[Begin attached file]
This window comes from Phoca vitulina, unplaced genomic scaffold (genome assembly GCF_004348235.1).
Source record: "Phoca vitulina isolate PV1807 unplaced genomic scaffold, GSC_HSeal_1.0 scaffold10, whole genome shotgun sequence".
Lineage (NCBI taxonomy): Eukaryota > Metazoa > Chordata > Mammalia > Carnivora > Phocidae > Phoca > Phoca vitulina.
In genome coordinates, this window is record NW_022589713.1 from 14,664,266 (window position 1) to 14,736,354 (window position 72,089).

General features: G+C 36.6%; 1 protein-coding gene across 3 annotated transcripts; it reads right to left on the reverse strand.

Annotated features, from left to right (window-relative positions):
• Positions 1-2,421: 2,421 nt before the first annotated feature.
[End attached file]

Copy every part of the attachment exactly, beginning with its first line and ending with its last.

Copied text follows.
This window comes from Phoca vitulina, unplaced genomic scaffold (genome assembly GCF_004348235.1).
Source record: "Phoca vitulina isolate PV1807 unplaced genomic scaffold, GSC_HSeal_1.0 scaffold10, whole genome shotgun sequence".
Lineage (NCBI taxonomy): Eukaryota > Metazoa > Chordata > Mammalia > Carnivora > Phocidae > Phoca > Phoca vitulina.
In genome coordinates, this window is record NW_022589713.1 from 14,664,266 (window position 1) to 14,736,354 (window position 72,089).

General features: G+C 36.6%; 1 protein-coding gene across 3 annotated transcripts; it reads right to left on the reverse strand.

Annotated features, from left to right (window-relative positions):
• Positions 1-2,421: 2,421 nt before the first annotated feature.